In your box:

  • Basil
  • Beans (half shares)
  • Broccoli
  • Cabbage
  • Cucumber
  • Endive Frisee (full shares)
  • Head Lettuce
  • Summer squash
  • Green Onions
  • Tomato
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Farm News

Growing up, August was always an angsty month for me. Summer was slowly receding into the rearview mirror, and up ahead was another year of school I was already dreading. I was always anxious about returning to school, and so when the calendar flipped to August I couldn’t pretend like summer might just go on forever.

Now that that I’m firmly entrenched in the world of farming and my school days are behind me (ok, LONG behind me!), I’ve started reevaluating August. Much to my surprise, it’s now taking its place as my favorite month of the year. The days are still long, but if I try to work too late into the night it’s dark by 9pm. It’s still hot, but the humidity of July usually subsides. The nights are cool, but it’s just a reminder that in a month we’ll start wearing sweaters.

Monarchs and swallowtails are everywhere, and you can’t take a step in the field without a cricket or grasshopper jumping out of the way. And the crops from the field are about as good as it gets–tomatoes with every meal, anyone?

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This week’s box

My favorite delivery days are always when we have basil in the boxes. This aromatic herb infuses our delivery van with its incredible smell. It’s even enough to overpower the smell of sweat and grime I carry on me all summer!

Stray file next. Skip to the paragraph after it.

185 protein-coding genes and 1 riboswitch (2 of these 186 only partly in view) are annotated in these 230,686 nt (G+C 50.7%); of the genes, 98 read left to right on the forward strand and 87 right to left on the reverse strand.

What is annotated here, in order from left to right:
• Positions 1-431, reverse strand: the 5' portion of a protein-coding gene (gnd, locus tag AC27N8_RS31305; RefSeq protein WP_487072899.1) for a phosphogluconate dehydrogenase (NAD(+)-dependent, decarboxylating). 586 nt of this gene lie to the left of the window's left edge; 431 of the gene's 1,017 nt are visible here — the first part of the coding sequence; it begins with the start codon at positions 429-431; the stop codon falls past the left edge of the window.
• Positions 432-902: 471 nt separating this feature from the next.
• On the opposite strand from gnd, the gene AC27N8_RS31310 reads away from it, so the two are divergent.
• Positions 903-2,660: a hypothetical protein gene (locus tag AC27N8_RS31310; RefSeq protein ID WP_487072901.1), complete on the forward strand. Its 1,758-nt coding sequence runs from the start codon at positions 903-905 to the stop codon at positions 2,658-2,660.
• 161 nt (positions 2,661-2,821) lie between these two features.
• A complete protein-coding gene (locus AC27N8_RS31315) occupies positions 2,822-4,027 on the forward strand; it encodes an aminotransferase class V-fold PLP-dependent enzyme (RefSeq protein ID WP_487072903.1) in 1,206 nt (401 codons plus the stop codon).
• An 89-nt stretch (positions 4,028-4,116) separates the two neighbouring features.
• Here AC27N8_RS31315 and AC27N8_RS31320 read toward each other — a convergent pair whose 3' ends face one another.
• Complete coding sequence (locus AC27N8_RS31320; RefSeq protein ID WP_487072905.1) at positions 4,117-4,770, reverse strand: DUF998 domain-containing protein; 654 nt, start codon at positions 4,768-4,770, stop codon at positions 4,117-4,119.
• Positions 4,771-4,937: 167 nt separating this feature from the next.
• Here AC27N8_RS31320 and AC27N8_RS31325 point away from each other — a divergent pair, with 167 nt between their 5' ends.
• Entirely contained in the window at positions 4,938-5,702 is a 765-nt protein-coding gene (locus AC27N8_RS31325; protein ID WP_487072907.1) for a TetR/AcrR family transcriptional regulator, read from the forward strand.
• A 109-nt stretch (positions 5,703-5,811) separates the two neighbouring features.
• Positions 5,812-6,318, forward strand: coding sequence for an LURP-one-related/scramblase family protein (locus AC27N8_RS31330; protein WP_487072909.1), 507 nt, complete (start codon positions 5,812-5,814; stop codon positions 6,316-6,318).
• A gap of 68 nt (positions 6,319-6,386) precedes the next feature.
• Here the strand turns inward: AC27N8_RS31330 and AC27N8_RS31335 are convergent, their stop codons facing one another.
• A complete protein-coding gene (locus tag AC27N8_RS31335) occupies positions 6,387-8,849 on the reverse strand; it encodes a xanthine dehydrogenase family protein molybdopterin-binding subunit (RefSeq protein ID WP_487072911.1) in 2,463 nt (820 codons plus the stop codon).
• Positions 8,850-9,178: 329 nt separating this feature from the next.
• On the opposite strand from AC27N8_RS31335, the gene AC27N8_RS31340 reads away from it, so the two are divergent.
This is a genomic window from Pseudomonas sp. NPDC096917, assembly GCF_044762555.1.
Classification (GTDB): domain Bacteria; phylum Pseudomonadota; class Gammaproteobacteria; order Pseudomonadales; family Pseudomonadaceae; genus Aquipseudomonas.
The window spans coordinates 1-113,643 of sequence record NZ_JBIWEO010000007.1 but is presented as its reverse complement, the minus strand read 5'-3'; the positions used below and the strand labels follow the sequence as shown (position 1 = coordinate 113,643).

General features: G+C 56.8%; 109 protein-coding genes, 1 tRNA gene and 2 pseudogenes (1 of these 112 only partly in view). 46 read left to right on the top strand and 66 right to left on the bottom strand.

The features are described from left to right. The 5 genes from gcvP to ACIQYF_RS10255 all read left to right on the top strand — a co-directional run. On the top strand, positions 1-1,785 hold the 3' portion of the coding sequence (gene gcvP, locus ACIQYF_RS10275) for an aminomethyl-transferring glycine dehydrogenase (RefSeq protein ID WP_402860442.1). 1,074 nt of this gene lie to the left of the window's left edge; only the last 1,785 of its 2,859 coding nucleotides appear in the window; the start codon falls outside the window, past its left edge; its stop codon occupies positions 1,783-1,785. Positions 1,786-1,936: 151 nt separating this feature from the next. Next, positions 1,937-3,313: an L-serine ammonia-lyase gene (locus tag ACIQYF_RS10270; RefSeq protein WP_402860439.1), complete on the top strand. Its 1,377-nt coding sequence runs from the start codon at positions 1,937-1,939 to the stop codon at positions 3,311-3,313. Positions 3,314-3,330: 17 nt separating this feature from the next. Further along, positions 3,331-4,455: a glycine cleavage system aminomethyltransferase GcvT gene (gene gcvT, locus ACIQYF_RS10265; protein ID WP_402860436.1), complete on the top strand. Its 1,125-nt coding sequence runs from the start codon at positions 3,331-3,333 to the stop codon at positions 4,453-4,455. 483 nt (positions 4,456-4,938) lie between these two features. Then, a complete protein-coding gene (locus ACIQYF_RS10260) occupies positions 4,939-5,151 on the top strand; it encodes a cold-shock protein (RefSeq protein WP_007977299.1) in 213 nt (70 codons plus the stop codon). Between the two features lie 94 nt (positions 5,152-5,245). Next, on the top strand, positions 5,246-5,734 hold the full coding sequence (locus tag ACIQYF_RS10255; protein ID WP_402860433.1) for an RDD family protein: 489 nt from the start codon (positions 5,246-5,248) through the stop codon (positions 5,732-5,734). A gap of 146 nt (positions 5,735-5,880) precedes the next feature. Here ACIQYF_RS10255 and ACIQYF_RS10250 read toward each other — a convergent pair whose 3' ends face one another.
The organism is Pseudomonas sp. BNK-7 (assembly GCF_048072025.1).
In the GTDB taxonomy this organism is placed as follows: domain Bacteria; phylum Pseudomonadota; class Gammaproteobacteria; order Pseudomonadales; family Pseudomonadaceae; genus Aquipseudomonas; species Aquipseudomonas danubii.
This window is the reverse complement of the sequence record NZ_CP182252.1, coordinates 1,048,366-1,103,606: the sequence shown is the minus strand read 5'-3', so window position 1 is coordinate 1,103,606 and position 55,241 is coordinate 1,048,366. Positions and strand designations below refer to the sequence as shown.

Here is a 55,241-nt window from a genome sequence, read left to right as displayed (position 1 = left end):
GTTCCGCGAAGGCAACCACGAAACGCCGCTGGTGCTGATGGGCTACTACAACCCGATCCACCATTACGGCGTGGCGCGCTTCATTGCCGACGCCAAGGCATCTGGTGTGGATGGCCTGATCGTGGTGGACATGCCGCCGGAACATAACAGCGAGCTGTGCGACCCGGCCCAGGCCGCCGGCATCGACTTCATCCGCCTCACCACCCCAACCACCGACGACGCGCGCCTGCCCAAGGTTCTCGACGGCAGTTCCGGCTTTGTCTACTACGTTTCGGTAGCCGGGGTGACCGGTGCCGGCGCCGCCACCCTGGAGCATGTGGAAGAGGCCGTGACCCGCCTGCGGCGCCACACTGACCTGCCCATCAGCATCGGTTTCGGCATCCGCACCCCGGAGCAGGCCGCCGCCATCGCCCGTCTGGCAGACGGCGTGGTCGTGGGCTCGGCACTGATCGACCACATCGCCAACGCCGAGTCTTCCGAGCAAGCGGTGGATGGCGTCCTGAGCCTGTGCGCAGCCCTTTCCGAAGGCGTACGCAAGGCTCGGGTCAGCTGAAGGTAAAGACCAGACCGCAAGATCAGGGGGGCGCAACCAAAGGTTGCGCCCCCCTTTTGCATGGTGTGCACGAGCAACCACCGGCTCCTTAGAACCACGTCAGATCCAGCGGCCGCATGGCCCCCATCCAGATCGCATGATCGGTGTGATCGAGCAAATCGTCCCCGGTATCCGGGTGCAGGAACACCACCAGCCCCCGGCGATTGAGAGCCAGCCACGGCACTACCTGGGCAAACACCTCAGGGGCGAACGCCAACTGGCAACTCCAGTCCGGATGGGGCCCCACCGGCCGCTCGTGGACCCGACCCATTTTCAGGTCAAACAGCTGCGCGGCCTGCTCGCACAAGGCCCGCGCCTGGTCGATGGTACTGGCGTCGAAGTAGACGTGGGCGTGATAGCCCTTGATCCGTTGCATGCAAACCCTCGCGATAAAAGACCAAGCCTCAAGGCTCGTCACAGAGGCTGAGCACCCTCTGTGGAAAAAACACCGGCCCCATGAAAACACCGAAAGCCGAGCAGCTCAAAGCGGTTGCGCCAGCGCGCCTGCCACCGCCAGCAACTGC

Basil is a natural pairing with tomatoes on a Caprese salad or on pasta. It can also be processed for pesto sauce. And if you still can’t use it up, try drying it to use through the year. Just hang it upside down in a dark closet with low humidity, and after a few weeks its leaves will become brittle and you can smash it up as a dried herb.

This week we have our first beans of the summer. We grow green and yellow beans as well as a purple/white variety called “Dragon’s Tongue.” Our first planting was wiped out by drought and heat, so the beans will come in slowly the first couple weeks before they really pick up. The key with green beans is to not overcook them. About 5 minutes in boiling water generally gets them tender enough to enjoy without turning them into mush.

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Tomato and Fresh Basil Soup

from Vegetarian, by Linda Fraser


  • 1 TB olive oil
  • 2 TB butter
  • 1 medium onion, finely chopped
  • 2 lb. ripe tomatoes, roughly chopped
  • 1 garlic clove, roughly chopped
  • about 3 c. vegetable stock
  • 1/2 c. dry white wine
  • 2 TB sun-dried tomato paste
  • 2 TB shredded fresh basil
  • 2/3 c. heavy cream
  • salt and pepper
  • whole basil leaves, to garnish


  1. Heat the oil and butter in a large saucepan until foaming.  Add the onion and cook gently for about 5 minutes, stirring, until the onion is softened but not brown.
  2. Stir in the chopped tomatoes and garlic, then add the stock, white wine and tomato paste, with salt and pepper to taste.  Bring to a boil, then lower the heat, half-cover the pan and simmer gently for 20 minutes, stirring occasionally to keep the tomatoes from sticking to the bottom of the pan.
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Coming up

Next week, we are expecting lettuce, kale, sweet onions, summer squash, cucumbers, potatoes, beans, garlic and tomatoes

Recommended Recipes

Sauteed Green Beans

Lettuce and Escarole Salad:

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